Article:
It is not definitive as to where EVs were invented or to credit a single inventor. However, one known electric motor (small-scale) was created in 1828 by Anyos Jedlik, a Hungarian inventor, engineer, physicist and Benedictine priest. Hungarians and Slovaks still consider him to be the unsung hero of the electric motor.  
Shortly after, between 1832 and 1839, a Scottish inventor Robert Anderson created a large electric motor to drive a carriage, powered by non-rechargeable primary power cells. Through the 19th century a number of inventors were inspired to develop electric motors to include, Thomas Davenport, an American from Vermont credited with building the first DC electric motor in America (1834). Unlike many of his contemporaries and other trying to build electric motors, Davenport did not have a background in either engineering or physics. In fact, he was a blacksmith. 
Move forward a few decades and at the end of the 19th century, William Morrison created what is believed to be the first practical electric vehicle. Morrison, another American from Des Moines, Iowa, was a chemist who became interested in electricity. He build the first electric vehicle in 1887 in a carriage built by the Des Moines Buggy Co. His first attempt was not a great success. In 1890, he attempted again, with more success. 12 EVs were built using a carriage built by the Shaver Carriage Company.
The batteries were designed and developed by William Morrison. The vehicle had 24 batteries with an output of 112 amperes at 58 volts that took 10 hours to recharge. Available horsepower just under 4 horsepower. The vehicle could accommodate 6 individuals and had a top speed of 14 mph (22.50 km/h).
Morrison’s success led to others also developing large-scale practical electric cars. At the turn of the century cities like New York had 60 electric taxis. The first decade witnessed strong popularity for electric vehicles. However the popularity was short-lived as internal combustion engine (ICE) gasoline powered vehicles replaced the early electric vehicles. Henry Fords success with the then ubiquitous Ford Model T was the ‘beginning of the end’ for electric vehicles. The Model T was cheaper than the prevailing electric cars (US$ 650 Vs US$ 1,750) and could be manufactured at scale.  As they say — the rest is history.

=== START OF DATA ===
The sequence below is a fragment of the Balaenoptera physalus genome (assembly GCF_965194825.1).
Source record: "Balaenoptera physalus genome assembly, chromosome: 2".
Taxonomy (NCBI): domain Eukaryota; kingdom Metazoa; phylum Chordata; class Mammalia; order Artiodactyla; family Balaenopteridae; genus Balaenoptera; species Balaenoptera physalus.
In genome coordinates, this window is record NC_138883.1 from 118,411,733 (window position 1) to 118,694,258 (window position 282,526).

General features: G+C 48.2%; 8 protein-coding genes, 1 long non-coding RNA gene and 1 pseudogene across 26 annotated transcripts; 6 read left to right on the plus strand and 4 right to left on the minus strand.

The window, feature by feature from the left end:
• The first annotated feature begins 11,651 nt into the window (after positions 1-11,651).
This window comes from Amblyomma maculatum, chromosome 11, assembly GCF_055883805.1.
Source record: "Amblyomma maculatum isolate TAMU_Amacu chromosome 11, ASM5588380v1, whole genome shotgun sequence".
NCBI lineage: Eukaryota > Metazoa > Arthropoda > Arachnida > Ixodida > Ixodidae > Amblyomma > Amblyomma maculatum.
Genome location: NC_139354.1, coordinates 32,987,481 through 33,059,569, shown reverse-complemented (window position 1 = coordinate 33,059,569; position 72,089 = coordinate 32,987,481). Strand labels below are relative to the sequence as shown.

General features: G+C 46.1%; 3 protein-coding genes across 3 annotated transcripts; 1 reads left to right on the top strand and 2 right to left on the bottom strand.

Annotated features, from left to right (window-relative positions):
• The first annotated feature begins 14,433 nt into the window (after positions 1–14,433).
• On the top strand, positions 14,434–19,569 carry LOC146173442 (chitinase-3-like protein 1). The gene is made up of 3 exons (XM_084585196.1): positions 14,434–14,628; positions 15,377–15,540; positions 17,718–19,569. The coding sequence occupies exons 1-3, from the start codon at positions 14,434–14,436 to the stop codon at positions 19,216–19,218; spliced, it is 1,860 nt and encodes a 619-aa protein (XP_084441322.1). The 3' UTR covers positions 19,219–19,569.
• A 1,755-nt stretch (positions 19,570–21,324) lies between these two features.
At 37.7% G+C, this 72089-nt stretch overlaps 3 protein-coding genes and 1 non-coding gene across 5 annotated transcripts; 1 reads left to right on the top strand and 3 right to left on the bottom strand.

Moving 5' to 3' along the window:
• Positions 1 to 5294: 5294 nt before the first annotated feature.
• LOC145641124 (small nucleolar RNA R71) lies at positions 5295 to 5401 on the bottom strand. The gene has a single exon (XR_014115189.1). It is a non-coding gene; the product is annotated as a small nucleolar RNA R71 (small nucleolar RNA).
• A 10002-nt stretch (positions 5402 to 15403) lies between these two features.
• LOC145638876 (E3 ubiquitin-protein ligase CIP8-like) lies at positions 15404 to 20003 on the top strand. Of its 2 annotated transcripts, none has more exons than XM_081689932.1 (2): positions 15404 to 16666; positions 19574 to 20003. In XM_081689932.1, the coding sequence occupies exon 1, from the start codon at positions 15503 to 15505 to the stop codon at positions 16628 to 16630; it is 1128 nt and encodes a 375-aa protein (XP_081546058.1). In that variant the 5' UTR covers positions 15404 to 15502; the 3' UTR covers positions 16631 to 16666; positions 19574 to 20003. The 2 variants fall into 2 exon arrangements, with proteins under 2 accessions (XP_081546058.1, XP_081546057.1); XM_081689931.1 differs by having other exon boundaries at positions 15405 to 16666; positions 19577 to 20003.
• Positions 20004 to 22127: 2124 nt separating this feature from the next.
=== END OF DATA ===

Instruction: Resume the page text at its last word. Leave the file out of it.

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Author

Ashvin Suri

Ashvin has been involved with the renewables, energy efficiency and infrastructure sectors since 2006. He is passionate about the transition to a low-carbon economy and electric transportation. Ashvin commenced his career in 1994, working with US investment banks in New York. Post his MBA from the London Business School (1996-1998), he continued to work in investment banking at Flemings (London) and JPMorgan (London). His roles included corporate finance advisory, M&A and capital raising. He has been involved across diverse industry sectors, to include engineering, aerospace, oil & gas, airports and automotive across Asia and Europe. In 2010, he co-founded a solar development platform, for large scale ground and roof solar projects to include the UK, Italy, Germany and France. He has also advised on various renewable energy (wind and solar) utility scale projects working with global institutional investors and independent power producers (IPP’s) in the renewable energy sector. He has also advised in key international markets like India, to include advising the TVS Group, a multi-billion dollar industrial and automotive group in India. Ashvin has also advised Indian Energy, an IPP backed by Guggenheim (a US$ 165 billion fund). He has also advised AMIH, a US$ 2 billion, Singapore based group. Ashvin has also worked in the real estate and infrastructure sector, to including working with the Matrix Group (a US$ 4 billion property group in the UK) to launch one of the first few institutional real estate funds for the Indian real estate market. The fund was successfully launched with significant institutional support from the UK/ European markets. He has also advised on water infrastructure, to include advising a Swedish clean technology company in the water sector. He is also a member of the Forbury Investment Network advisory committee. He has also been involved with a number of early stage ventures.